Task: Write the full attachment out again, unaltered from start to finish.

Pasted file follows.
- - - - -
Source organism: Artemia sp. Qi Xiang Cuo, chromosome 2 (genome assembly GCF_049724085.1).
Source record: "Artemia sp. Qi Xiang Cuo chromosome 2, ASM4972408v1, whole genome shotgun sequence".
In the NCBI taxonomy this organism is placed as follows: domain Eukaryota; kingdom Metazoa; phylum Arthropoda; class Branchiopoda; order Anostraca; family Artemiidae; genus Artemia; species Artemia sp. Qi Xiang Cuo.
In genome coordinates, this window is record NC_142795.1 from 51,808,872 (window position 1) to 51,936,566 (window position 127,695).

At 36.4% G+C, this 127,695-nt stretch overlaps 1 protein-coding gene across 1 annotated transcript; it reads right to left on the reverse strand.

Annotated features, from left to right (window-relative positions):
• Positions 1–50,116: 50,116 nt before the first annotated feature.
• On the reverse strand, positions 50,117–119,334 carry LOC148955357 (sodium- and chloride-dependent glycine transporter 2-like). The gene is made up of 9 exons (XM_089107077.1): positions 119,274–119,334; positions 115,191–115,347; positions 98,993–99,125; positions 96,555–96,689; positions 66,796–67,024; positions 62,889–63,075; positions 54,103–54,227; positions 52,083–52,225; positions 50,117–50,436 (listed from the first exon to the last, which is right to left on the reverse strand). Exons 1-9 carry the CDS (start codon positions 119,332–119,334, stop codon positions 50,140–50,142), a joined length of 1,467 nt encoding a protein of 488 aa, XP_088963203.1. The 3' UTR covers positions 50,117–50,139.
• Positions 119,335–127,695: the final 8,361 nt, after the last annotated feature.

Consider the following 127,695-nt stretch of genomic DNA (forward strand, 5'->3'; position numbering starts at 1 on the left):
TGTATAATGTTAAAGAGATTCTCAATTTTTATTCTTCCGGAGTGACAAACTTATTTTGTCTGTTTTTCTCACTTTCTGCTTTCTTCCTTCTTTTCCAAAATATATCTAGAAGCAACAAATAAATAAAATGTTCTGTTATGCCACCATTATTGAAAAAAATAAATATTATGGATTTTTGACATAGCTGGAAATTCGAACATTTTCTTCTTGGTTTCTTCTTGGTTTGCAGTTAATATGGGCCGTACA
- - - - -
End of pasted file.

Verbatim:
Source organism: Artemia sp. Qi Xiang Cuo, chromosome 2 (genome assembly GCF_049724085.1).
Source record: "Artemia sp. Qi Xiang Cuo chromosome 2, ASM4972408v1, whole genome shotgun sequence".
In the NCBI taxonomy this organism is placed as follows: domain Eukaryota; kingdom Metazoa; phylum Arthropoda; class Branchiopoda; order Anostraca; family Artemiidae; genus Artemia; species Artemia sp. Qi Xiang Cuo.
In genome coordinates, this window is record NC_142795.1 from 51,808,872 (window position 1) to 51,936,566 (window position 127,695).

At 36.4% G+C, this 127,695-nt stretch overlaps 1 protein-coding gene across 1 annotated transcript; it reads right to left on the reverse strand.

Annotated features, from left to right (window-relative positions):
• Positions 1–50,116: 50,116 nt before the first annotated feature.
• On the reverse strand, positions 50,117–119,334 carry LOC148955357 (sodium- and chloride-dependent glycine transporter 2-like). The gene is made up of 9 exons (XM_089107077.1): positions 119,274–119,334; positions 115,191–115,347; positions 98,993–99,125; positions 96,555–96,689; positions 66,796–67,024; positions 62,889–63,075; positions 54,103–54,227; positions 52,083–52,225; positions 50,117–50,436 (listed from the first exon to the last, which is right to left on the reverse strand). Exons 1-9 carry the CDS (start codon positions 119,332–119,334, stop codon positions 50,140–50,142), a joined length of 1,467 nt encoding a protein of 488 aa, XP_088963203.1. The 3' UTR covers positions 50,117–50,139.
• Positions 119,335–127,695: the final 8,361 nt, after the last annotated feature.

Consider the following 127,695-nt stretch of genomic DNA (forward strand, 5'->3'; position numbering starts at 1 on the left):
TGTATAATGTTAAAGAGATTCTCAATTTTTATTCTTCCGGAGTGACAAACTTATTTTGTCTGTTTTTCTCACTTTCTGCTTTCTTCCTTCTTTTCCAAAATATATCTAGAAGCAACAAATAAATAAAATGTTCTGTTATGCCACCATTATTGAAAAAAATAAATATTATGGATTTTTGACATAGCTGGAAATTCGAACATTTTCTTCTTGGTTTCTTCTTGGTTTGCAGTTAATATGGGCCGTACA